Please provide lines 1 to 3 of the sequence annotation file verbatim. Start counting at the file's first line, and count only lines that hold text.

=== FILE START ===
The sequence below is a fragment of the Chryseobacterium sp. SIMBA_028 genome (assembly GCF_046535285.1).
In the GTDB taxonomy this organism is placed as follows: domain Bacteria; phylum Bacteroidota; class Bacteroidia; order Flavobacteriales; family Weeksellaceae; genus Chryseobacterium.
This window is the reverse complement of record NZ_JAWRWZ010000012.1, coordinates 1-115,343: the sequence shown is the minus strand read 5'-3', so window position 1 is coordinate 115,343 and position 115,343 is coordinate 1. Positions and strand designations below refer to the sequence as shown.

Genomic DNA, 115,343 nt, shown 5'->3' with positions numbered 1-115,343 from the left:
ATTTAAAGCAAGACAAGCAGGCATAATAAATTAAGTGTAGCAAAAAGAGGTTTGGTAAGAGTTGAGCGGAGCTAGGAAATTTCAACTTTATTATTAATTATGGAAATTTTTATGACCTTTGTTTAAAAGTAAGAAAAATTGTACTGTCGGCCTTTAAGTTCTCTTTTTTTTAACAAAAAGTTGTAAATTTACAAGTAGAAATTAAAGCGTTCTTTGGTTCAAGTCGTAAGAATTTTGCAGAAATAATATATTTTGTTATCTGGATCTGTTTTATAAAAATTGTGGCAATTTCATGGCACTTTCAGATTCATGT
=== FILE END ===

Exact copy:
The sequence below is a fragment of the Chryseobacterium sp. SIMBA_028 genome (assembly GCF_046535285.1).
In the GTDB taxonomy this organism is placed as follows: domain Bacteria; phylum Bacteroidota; class Bacteroidia; order Flavobacteriales; family Weeksellaceae; genus Chryseobacterium.
This window is the reverse complement of record NZ_JAWRWZ010000012.1, coordinates 1-115,343: the sequence shown is the minus strand read 5'-3', so window position 1 is coordinate 115,343 and position 115,343 is coordinate 1. Positions and strand designations below refer to the sequence as shown.